Hearthstone heads to China with NetEase

Hearthstone heads to China with NetEase
NetEase is the company who brought World of Warcraft, as well as Starcraft II to the Chinese market. They have worked with Blizzard since 2008, and provide online services including other online games outside their partnership with Blizzard. Their latest announcement, the Wall Street Journal reports, is that Hearthstone will join WoW and Starcraft in NetEase's catalogue of games.

You'll also remember NetEase from their amazing World of Warcraft Mah-Jong set, which WoW Insider featured a little while back. Unfortunately that never made it to the worldwide market, as the special edition of 1,000 was all the sets that were ever made.

Hopefully, Hearthstone will be another great success for NetEase's collaboration with Blizzard, as other CCGs and TCGs enjoy considerable popularity in the market, with fully translated cards for games such as Magic: The Gathering available and national tournaments taking place regularly.

Filed under: Hearthstone Insider

World of Warcraft profits on the rise in China

Sister site Massively reported earlier today that World of Warcraft isn't just doing fine in China, it's doing extremely well. According to Gamasutra, the Chinese WoW operator NetEase just posted its Q3 revenue for the year, and the profits are doing nothing but rising. This is a little surprising given the information from the Activision Blizzard investor call earlier this month, which reported a loss of subscribers, mainly in the east.

Regardless, NetEase posted revenues of 2.0 billion Chinese yuan, up 39.8% -- a substantial number. In China, it seems that World of Warcraft is still a force to be reckoned with, dropping subscriber numbers or not.

Filed under: Blizzard, News items

Wrath of the Lich King: China's version

China is rejoicing at the release of Wrath of the Lich King (finally!), but the game they will be playing looks a little different from the version everyone else is playing now. Chinagame.178.com, a Bejing-based English site for gaming news has posted an interesting article with some screenshots of just what will be changing in Wrath. Included are shots of the before and after purging of skulls from various items in the game, as well as some surprising model changes.

The censorship issue isn't exactly a new one -- changes have been made to the game dating all the way back to when The9 was handling the property. But it's still interesting to see exactly how an expansion like Wrath, which is centered around a storyline involving the Lich King, master of the undead, has been adapted to make it suitable according to China's requirements. It does make me wonder though -- what's Icecrown Citadel and the final fight against the Lich King himself going to look like? Is China going to miss out on Marrowgar's bonestorms? Check out the full article for screenshots and commentary.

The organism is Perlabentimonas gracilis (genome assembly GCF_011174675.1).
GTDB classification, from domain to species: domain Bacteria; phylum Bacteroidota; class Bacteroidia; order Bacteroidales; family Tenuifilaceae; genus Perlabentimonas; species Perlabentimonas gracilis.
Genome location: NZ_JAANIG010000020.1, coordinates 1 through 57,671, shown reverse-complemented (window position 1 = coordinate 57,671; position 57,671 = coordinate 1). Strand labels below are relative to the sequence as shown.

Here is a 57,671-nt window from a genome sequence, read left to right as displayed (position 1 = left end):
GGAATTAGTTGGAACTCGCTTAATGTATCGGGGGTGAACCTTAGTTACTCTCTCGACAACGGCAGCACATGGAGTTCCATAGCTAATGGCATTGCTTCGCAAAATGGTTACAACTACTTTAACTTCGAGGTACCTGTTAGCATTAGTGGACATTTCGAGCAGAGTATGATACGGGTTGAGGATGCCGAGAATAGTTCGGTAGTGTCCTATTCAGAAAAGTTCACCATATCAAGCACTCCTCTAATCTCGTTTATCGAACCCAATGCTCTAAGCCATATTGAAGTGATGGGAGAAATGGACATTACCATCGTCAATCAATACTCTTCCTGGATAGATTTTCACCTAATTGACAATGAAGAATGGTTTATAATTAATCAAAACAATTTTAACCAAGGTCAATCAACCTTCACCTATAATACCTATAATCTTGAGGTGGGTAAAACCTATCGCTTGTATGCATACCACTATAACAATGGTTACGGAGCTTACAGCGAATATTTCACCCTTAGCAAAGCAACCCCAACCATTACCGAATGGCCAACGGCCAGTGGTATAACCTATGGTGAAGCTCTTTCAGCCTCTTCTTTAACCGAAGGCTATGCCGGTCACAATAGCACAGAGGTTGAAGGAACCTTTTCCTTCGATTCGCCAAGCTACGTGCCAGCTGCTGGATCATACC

[Thanks, Gabriel!]

Filed under: News items, Wrath of the Lich King

NetEase loses WoW director, Li Riqiang



World of Warcraft
in China continues to walk a rocky path. NetEase, the company currently licensed to operate WoW's The Burning Crusade expansion in China, lost Li Riqiang, a senior director for the WoW business unit on the 24th of February, 2010. There is no word on why he left, and the company is keeping mum on details about the departure and his replacement.

This comes on the heels of a 62% jump in revenue in the fourth quarter of 2009 generated since NetEase was able to light up the TBC servers after resolving their disputes with the government, which had prevented them from launching the service in China until September 2009. That revenue increase was accompanied by lower profit margins, however, as NetEase must pay hefty licensing fees to Activision Blizzard.

The fact that there are still Chinese players who are willing to play an obsolete and no longer maintained version of the game is a little strange to me-- many Chinese players simply started over on Taiwanese servers. Judging by the amount of red tape that's being wrapped around anything to do with Blizzard, I suspect we'll see Cataclysm released before Chinese players can play Wrath of the Lich King without connecting to a server in Taiwan.

Filed under: Analysis / Opinion, News items, The Burning Crusade

Burning Crusade approved in China

NetEase is finally approved to release the Burning Crusade in China, which probably means that they are accepting new accounts again. This is months after being caught in the crossfire between the quarreling GAPP (General Administration of Press and Publications) and MoC (Ministry of Culture) over NetEase's rights to operate WoW at all.

Now that they are only one expansion behind and with Cataclysm set for the latter half of this year, this gives NetEase time to get Wrath of the Lich King approved before they fall behind yet another expansion. In the meantime, many Chinese players have turned to Taiwanese servers to get their Northrend fix.

Filed under: Blizzard, News items

No new WoW accounts in China